Ctesibius or Ktesibios or Tesibius (Greek: Κτησίβιος; fl. 285–222 BC) was a Greek inventor and mathematician in Alexandria, Ptolemaic Egypt.[1] He wrote the first treatises on the science of compressed air and its uses in pumps (and even in a kind of cannon). This, in combination with his work on the elasticity of air On pneumatics, earned him the title of "father of pneumatics." None of his written work has survived, including his Memorabilia, a compilation of his research that was cited by Athenaeus. Ctesibius' most commonly known invention today is a pipe organ (hydraulis), on which the invention of the piano was later based.

Inventions

Ctesibius was probably the first head of the Museum of Alexandria. Very little is known of his life, but his inventions were well known. It is said (possibly by Diogenes Laërtius) that his first career was as a barber. During his time as a barber, he invented a counterweight-adjustable mirror. His other inventions include the hydraulis, a water organ that is considered the precursor of the modern pipe organ, and improved the water clock or clepsydra ("water thief"). For more than 1,800 years the clepsydra was the most accurate clock ever constructed, until the Dutch physicist Christiaan Huygens' invention of the pendulum clock in 1656.

Ctesibius described one of the first force pumps for producing a jet of water, or for lifting water from wells. Examples have been found at various Roman sites, such as at Silchester in Britain. The principle of the siphon has also been attributed to him.

According to Diogenes Laërtius, Ctesibius was miserably poor. Laërtius details this by recounting the following concerning the philosopher Arcesilaus:

When he had gone to visit Ctesibius who was ill, seeing him in great distress from want, he secretly slipped his purse under his pillow; and when Ctesibius found it, "This," said he, "is the amusement of Arcesilaus."

Reputation

Ctesibius's work is chronicled by Vitruvius, Athenaeus, Pliny the Elder, and Philo of Byzantium who repeatedly mention him, adding that the first mechanicians such as Ctesibius had the advantage of being under kings who loved fame and supported the arts. Proclus (the commentator on Euclid) and Hero of Alexandria (the last of the engineers of antiquity) also mention him.

References

Encyclopædia Britannica: Ctesibius. "Greek physicist and inventor, the first great figure of the ancient engineering tradition of Alexandria, Egypt."

Further reading

Landels, J.G. (1978). Engineering in the ancient world. Berkeley: Univ. of California Press. ISBN 0-520-03429-5.

Lloyd, G.E.R. (1973). Greek science after Aristotle. New York: Norton. ISBN 0-393-04371-1.

Vitruvius (1914). The Ten Books on Architecture. Cambridge: Harvard University Press.

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Ancient Greek and Hellenistic mathematics (Euclidean geometry)

Mathematicians

(timeline)

Anaxagoras Anthemius Archytas Aristaeus the Elder Aristarchus Apollonius Archimedes Autolycus Bion Bryson Callippus Carpus Chrysippus Cleomedes Conon Ctesibius Democritus Dicaearchus Diocles Diophantus Dinostratus Dionysodorus Domninus Eratosthenes Eudemus Euclid Eudoxus Eutocius Geminus Heliodorus Heron Hipparchus Hippasus Hippias Hippocrates Hypatia Hypsicles Isidore of Miletus Leon Marinus Menaechmus Menelaus Metrodorus Nicomachus Nicomedes Nicoteles Oenopides Pappus Perseus Philolaus Philon Philonides Porphyry Posidonius Proclus Ptolemy Pythagoras Serenus Simplicius Sosigenes Sporus Thales Theaetetus Theano Theodorus Theodosius Theon of Alexandria Theon of Smyrna Thymaridas Xenocrates Zeno of Elea Zeno of Sidon Zenodorus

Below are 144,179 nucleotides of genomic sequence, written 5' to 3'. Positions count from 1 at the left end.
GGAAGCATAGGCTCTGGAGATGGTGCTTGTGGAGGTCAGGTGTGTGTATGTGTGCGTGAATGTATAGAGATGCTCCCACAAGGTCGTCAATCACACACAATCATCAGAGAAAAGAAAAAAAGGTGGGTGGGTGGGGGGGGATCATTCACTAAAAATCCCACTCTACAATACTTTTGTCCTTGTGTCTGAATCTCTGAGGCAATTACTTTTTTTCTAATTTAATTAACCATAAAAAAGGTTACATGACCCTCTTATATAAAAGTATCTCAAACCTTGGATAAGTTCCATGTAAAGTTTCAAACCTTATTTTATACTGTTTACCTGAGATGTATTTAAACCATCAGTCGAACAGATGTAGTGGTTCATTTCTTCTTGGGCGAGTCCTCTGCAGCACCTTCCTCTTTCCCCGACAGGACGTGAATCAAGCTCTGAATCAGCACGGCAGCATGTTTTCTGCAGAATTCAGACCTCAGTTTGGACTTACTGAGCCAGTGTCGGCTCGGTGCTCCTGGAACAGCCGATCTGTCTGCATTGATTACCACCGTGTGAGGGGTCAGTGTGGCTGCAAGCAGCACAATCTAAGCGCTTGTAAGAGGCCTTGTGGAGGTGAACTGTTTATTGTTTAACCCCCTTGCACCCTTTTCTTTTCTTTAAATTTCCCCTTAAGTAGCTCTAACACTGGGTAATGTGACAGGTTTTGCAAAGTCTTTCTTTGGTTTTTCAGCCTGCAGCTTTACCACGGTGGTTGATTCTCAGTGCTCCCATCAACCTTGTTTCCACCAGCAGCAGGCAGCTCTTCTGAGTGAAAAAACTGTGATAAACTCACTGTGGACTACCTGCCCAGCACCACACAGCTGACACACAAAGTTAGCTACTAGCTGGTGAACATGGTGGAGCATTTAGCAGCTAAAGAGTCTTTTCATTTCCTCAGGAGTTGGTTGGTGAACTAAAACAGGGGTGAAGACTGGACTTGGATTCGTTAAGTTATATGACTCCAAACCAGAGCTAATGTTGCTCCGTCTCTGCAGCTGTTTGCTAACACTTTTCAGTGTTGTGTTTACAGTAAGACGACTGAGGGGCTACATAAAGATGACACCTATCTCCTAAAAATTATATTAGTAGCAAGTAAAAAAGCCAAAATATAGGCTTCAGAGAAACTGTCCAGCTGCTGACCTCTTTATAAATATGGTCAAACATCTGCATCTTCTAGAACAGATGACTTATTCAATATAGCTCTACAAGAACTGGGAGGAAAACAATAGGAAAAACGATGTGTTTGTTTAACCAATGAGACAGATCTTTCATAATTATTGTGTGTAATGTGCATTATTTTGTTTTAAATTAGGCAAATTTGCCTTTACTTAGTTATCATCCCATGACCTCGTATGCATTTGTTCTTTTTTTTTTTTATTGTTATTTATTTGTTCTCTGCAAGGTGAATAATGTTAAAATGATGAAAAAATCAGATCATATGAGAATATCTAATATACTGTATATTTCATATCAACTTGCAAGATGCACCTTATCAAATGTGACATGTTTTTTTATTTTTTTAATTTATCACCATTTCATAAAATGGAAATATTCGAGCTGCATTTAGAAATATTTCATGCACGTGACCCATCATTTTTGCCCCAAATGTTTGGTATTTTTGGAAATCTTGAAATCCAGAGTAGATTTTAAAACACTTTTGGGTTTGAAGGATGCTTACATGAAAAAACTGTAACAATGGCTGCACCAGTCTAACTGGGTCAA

Treatises

Almagest Archimedes Palimpsest Arithmetica Conics (Apollonius) Catoptrics Data (Euclid) Elements (Euclid) Measurement of a Circle On Conoids and Spheroids On the Sizes and Distances (Aristarchus) On Sizes and Distances (Hipparchus) On the Moving Sphere (Autolycus) Euclid's Optics On Spirals On the Sphere and Cylinder Ostomachion Planisphaerium Sphaerics The Quadrature of the Parabola The Sand Reckoner

Problems

Angle trisection Doubling the cube Squaring the circle Problem of Apollonius

Concepts/definitions

Circles of Apollonius

Apollonian circles Apollonian gasket Circumscribed circle Commensurability Diophantine equation Doctrine of proportionality Golden ratio Greek numerals Incircle and excircles of a triangle Method of exhaustion Parallel postulate Platonic solid Lune of Hippocrates Quadratrix of Hippias Regular polygon Straightedge and compass construction Triangle center

Results

In Elements

Angle bisector theorem Exterior angle theorem Euclidean algorithm Euclid's theorem Geometric mean theorem Greek geometric algebra Hinge theorem Inscribed angle theorem Intercept theorem Pons asinorum Pythagorean theorem Thales's theorem Theorem of the gnomon

Apollonius

Apollonius's theorem

Other

Aristarchus's inequality Crossbar theorem Heron's formula Irrational numbers Menelaus's theorem Pappus's area theorem Problem II.8 of Arithmetica Ptolemy's inequality Ptolemy's table of chords Ptolemy's theorem Spiral of Theodorus

Centers

Cyrene Library of Alexandria Platonic Academy

Other

Ancient Greek astronomy Greek numerals Latin translations of the 12th century Neusis construction

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